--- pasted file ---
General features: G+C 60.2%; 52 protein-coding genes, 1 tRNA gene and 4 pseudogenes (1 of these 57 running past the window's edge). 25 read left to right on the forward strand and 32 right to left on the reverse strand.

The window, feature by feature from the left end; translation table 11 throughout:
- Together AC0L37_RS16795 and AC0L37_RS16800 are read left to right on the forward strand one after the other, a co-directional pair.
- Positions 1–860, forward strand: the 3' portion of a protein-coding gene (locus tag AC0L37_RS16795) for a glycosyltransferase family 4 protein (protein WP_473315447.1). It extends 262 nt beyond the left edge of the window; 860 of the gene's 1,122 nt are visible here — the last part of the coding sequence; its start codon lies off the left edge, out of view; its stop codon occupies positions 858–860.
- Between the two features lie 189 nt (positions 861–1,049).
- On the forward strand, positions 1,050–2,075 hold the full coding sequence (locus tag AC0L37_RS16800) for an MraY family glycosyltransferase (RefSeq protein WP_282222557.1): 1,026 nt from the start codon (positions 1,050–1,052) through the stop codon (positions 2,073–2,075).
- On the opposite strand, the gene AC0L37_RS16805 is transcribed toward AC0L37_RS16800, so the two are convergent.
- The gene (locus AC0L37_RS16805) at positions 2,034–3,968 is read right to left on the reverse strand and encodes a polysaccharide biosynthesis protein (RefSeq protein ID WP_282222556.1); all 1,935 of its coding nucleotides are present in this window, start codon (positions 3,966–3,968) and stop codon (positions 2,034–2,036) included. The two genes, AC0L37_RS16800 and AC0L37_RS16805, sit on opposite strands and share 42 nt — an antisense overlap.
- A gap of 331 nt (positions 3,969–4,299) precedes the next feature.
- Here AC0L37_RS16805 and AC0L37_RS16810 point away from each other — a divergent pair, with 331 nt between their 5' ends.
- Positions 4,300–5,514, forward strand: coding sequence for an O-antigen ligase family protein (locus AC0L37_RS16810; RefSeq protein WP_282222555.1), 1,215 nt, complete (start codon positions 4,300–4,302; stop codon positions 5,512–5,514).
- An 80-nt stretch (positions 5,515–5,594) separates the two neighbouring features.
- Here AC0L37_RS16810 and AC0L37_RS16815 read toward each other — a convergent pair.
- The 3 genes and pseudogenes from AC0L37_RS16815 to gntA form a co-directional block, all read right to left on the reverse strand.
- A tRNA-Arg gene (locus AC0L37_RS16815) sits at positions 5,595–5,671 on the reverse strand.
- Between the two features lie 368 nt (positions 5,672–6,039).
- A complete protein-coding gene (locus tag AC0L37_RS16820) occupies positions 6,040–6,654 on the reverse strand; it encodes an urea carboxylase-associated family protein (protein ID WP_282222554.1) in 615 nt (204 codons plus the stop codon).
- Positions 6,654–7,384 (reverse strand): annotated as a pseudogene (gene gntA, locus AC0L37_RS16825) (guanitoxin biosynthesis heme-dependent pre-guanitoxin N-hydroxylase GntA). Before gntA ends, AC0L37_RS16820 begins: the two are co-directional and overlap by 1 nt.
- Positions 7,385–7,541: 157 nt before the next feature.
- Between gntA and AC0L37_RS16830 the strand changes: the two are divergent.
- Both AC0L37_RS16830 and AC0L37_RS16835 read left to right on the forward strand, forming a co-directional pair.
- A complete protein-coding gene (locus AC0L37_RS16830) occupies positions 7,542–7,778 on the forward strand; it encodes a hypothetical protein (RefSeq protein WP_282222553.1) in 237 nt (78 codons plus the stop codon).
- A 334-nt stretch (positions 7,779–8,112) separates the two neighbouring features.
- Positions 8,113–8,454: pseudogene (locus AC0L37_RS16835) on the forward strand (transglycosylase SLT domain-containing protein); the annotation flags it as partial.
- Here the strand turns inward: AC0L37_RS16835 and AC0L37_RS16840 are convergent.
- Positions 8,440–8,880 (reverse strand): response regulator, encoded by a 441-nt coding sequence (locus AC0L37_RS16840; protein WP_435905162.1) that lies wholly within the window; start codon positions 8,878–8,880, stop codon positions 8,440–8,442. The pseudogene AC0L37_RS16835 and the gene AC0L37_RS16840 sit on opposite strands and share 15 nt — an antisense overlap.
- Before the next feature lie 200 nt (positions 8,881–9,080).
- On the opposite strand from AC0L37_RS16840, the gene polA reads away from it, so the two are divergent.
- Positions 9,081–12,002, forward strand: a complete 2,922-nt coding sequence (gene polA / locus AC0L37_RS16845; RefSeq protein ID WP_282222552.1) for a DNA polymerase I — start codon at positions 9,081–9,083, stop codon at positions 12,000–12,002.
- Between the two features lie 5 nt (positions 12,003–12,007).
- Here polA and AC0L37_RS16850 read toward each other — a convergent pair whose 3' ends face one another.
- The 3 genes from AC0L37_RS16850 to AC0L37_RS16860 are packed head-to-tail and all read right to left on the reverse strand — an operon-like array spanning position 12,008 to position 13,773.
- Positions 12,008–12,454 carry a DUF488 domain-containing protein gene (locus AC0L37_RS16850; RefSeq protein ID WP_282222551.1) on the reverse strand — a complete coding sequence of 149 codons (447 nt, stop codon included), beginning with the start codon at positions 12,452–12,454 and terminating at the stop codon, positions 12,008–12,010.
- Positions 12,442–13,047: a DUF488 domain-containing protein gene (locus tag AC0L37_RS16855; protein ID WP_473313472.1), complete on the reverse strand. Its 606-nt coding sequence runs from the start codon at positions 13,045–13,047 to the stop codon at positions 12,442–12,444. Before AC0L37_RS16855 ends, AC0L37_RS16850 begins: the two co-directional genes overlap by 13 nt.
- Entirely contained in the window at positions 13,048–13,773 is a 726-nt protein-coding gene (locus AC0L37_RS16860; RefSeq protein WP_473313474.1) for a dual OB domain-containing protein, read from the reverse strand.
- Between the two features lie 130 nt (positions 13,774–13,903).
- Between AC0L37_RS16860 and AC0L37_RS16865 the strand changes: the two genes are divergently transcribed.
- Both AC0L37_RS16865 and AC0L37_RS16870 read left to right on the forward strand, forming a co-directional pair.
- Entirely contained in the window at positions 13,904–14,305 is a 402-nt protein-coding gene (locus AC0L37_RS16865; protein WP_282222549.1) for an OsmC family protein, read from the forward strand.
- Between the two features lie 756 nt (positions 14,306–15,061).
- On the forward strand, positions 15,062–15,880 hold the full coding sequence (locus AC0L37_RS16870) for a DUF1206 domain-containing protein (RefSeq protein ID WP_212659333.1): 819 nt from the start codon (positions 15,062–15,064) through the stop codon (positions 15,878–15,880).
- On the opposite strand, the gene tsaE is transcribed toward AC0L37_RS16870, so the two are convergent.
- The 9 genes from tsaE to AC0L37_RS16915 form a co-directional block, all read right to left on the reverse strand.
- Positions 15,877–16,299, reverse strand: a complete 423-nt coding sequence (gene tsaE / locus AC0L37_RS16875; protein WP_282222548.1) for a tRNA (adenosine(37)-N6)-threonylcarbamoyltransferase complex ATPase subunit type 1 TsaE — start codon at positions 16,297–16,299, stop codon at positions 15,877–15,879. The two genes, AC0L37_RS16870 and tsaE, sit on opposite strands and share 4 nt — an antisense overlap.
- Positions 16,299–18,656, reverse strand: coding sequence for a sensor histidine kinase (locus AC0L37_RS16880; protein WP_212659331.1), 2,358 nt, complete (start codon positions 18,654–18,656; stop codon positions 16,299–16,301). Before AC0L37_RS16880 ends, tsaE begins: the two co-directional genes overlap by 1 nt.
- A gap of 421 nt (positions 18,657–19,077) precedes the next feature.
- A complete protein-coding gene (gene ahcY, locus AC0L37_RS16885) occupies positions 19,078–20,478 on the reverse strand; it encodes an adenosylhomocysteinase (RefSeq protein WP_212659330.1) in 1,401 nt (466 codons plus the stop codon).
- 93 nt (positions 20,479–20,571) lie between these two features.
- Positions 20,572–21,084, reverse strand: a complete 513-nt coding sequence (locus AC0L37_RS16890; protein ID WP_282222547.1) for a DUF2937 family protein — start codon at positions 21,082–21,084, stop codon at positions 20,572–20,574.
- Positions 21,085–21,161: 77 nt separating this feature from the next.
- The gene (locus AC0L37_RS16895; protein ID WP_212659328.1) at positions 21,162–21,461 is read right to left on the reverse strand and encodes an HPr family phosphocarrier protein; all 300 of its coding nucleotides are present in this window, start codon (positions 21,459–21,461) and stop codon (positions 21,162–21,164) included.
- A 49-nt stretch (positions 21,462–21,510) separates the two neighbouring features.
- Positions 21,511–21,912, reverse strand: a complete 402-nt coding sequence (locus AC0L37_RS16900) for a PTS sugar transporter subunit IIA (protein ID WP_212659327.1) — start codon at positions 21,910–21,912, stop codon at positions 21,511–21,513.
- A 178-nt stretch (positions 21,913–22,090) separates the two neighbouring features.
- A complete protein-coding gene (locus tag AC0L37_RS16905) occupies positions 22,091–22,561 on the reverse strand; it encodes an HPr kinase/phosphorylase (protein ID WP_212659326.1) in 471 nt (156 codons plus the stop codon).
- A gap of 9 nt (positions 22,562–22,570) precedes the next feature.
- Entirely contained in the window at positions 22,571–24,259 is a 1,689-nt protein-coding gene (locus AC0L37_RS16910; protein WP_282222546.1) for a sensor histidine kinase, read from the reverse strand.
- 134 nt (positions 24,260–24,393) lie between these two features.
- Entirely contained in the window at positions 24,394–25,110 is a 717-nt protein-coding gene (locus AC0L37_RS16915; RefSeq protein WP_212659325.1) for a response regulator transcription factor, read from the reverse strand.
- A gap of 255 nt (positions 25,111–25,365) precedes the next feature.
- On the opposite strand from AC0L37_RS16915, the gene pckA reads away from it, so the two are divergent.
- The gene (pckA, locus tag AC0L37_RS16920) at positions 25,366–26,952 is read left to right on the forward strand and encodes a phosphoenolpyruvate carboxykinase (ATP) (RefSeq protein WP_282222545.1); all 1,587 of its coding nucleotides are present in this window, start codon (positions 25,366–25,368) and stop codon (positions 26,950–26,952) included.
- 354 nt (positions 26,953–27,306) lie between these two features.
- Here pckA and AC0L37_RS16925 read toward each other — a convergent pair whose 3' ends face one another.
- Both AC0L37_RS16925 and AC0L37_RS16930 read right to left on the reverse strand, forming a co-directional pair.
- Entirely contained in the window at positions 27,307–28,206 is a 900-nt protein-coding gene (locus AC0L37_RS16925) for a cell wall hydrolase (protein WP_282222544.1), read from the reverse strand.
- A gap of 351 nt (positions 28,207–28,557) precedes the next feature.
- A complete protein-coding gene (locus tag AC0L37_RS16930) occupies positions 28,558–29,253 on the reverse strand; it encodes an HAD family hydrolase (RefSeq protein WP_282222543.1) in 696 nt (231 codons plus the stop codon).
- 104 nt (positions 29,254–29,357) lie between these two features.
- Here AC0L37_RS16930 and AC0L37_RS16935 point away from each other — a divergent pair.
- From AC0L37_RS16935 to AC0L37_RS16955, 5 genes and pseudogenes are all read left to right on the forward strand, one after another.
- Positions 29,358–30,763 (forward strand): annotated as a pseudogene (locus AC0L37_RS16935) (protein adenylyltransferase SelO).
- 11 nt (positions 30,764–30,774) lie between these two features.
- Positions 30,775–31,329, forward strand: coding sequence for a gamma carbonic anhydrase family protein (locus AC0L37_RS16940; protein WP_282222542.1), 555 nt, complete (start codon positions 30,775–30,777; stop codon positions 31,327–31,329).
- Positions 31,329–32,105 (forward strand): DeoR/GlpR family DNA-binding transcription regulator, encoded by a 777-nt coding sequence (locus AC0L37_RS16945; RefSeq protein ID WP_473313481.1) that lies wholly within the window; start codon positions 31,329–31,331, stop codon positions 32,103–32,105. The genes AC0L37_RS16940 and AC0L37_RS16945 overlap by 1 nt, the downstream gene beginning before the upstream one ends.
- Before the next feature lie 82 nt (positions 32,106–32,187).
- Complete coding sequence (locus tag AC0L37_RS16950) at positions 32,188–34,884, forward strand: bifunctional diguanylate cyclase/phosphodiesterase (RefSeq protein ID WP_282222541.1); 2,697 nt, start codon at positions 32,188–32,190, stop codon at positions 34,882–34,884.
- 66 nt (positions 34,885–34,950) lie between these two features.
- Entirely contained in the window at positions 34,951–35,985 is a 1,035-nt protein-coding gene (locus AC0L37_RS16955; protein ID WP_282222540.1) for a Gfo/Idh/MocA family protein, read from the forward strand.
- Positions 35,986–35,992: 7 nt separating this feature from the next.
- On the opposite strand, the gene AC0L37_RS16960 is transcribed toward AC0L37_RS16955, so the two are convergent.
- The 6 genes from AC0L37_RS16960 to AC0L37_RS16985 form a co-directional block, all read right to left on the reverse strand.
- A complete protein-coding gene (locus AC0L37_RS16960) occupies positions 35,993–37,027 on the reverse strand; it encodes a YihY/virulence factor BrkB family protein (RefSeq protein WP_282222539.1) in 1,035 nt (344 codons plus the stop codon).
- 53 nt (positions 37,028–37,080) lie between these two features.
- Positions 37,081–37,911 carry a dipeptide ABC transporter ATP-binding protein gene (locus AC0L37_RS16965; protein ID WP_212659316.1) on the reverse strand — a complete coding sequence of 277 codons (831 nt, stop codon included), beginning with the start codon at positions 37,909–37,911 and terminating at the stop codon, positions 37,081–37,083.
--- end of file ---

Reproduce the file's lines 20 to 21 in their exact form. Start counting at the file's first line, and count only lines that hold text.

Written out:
- Between gntA and AC0L37_RS16830 the strand changes: the two are divergent.
- Both AC0L37_RS16830 and AC0L37_RS16835 read left to right on the forward strand, forming a co-directional pair.